Dave is looking to get a new phone and he's a senior citizen. He just needs a phone to make calls. Leo says that Jitterbug has rebranded to Lively, and they have some good options for the older set. There are models with larger buttons and even some that connect directly to hearing aids. Check out the SeniorLink Reviews.
Jim as a Tracfone pay as you go phone and wants to know if he can port his home phone to it? Leo says that there is an FCC rule that says you should be able to port your landline to the phone, but you may lose the use of the number during the transfer. That would include 911 service. Also, using a cellphone as your number will have to rely on regional or e911 services, which doesn't know where you are exactly. Also, if you move, you may lose the use of the number because of your geographic location.
But according to the FCC, you can.
Josslyn's phone recently died. She wants to know if she can take out the memory drive and use it with something else. Leo says no. The memory storage chip is built onto the logic board. Pity. This is why it's vital to back up your phone regularly: so you don't lose anything. Can Josslyn recover the data on the phone? Leo says as long as it can turn on, you have a chance. But if it doesn't turn on, then you're likely out of luck.
We now have evidence that cell phone radiation can cause cancer in male rats. It is not cause for concern yet, as we are waiting for recommendations from the FDA and others. As always with these kinds of studies, the rats were exposed to a lot of radiation over two years. The original federal studies from the US National Toxicology Program, which uses labels to suggest how strong the evidence is, labeled the evidence "equivocal." That's the second lowest on the scale that the NTP uses, meaning there wasn't enough evidence to really make a connection.
Patty's daughter is going to spend a year in Great Britain. How can she bring along her cell phone? Leo says she could run into serious data roaming charges, so he recommends just getting a local SIM and number. She could check out prepaidwithdata.wikia.com. She may have to get her phone unlocked to do it, but it will work. Some companies like Sprint have a "world plan" but if she adopts it, she may lose the current plan she has.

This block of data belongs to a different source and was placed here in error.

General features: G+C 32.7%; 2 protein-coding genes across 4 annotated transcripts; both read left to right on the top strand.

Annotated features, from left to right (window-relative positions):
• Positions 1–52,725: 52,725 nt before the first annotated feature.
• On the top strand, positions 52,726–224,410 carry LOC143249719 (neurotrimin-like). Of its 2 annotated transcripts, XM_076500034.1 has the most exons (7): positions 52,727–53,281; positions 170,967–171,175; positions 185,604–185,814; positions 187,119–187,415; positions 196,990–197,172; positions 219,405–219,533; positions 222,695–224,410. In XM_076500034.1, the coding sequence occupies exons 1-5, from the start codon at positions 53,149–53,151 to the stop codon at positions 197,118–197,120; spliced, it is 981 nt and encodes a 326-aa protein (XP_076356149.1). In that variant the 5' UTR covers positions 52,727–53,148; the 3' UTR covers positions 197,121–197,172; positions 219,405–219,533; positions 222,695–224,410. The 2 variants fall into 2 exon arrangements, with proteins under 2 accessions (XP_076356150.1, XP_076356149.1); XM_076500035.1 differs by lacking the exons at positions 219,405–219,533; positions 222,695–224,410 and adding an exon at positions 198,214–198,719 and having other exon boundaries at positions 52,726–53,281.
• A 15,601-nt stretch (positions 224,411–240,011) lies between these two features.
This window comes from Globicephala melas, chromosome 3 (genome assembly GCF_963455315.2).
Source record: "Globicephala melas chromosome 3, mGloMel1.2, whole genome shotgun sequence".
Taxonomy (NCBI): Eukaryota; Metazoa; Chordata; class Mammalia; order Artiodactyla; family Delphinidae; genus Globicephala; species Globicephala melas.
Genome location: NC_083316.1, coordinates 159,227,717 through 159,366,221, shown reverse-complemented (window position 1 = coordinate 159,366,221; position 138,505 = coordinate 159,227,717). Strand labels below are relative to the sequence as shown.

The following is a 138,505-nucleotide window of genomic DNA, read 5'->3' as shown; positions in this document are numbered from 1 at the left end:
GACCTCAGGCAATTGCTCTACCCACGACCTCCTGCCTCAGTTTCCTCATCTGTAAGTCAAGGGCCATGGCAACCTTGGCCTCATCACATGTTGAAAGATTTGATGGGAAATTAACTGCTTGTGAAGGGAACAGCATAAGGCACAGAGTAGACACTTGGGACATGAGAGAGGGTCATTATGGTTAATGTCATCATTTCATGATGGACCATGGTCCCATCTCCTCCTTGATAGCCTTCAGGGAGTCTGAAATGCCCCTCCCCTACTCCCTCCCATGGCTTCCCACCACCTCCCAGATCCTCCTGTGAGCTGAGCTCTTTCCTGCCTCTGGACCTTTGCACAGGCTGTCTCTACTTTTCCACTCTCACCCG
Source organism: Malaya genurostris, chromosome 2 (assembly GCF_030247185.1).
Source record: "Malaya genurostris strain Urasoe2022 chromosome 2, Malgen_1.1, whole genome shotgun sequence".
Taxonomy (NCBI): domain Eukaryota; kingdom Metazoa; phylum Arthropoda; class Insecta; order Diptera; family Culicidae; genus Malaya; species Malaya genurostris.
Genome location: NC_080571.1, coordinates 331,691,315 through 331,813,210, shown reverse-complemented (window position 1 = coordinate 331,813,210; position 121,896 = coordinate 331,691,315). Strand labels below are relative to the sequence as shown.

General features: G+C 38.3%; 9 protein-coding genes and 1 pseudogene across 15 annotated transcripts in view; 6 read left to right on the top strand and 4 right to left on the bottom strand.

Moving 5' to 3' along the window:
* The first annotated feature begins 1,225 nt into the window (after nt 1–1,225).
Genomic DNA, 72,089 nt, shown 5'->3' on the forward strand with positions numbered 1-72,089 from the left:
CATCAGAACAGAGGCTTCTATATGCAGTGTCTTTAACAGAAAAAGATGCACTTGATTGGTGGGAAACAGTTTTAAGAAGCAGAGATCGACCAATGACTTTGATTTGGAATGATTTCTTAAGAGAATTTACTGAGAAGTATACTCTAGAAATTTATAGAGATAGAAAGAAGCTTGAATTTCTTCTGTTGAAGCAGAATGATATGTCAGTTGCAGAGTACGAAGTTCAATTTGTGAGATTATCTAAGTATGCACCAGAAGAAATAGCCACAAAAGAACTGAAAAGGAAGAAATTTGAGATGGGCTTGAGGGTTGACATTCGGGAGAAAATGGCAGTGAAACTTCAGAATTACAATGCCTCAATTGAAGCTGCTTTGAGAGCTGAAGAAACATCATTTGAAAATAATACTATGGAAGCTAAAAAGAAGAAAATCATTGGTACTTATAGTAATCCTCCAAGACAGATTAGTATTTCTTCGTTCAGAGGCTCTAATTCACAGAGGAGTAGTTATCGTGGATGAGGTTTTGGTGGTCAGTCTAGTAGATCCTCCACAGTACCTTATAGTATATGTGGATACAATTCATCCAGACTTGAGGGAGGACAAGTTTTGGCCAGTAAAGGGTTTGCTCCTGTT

Alan wants to get a new smartphone, but can't afford to buy them at full price. He doesn't like being tied to a contract, either. Leo says that Apple now has a pay as you go system, where you can make payments over two years interest-free, then turn it back in for a new model. Leo thinks it's the best way to go without subsidizing.
Paul is having an issue with dropped calls and limited cell reception. He's told he needs a receiver to boost the signal. Leo says that receiver is called a FemToCell that plugs into his internet access and routes his calls through the net. He should call his carrier and tell them he can't use their service in his house and ask them to provide a FemtoCell. In most cases they'll provide it for free. He may need to threaten to cancel his service to get it.
Rob wants to know if he should use a VPN when he pairs his smartphone to his laptop. Leo says no. Modern digital cell phones are encrypted and no one has yet hacked their way into that signal. It wasn't like the analog days when you could listen in to cell phone calls with the right software. That can't happen with digitally encrypted mobile phones.
Shell's trying to rescue her address book and images after her mobile phone went belly up. It's a flip phone. If it died, there's really not much she can do since it's not a smartphone. She could try an independent third party cellular phone store. They have machines that could be able to suck the data off a dead unit.
Tim is looking to get a cell phone that is GSM compatible for travel, and he wants to get the most compatible phone he can. Where can he find a good breakdown of that? Leo says that GSMArena.com is great because it provides the specs for all the phones and what radio frequencies they support. There's also WillMyPhonework.net.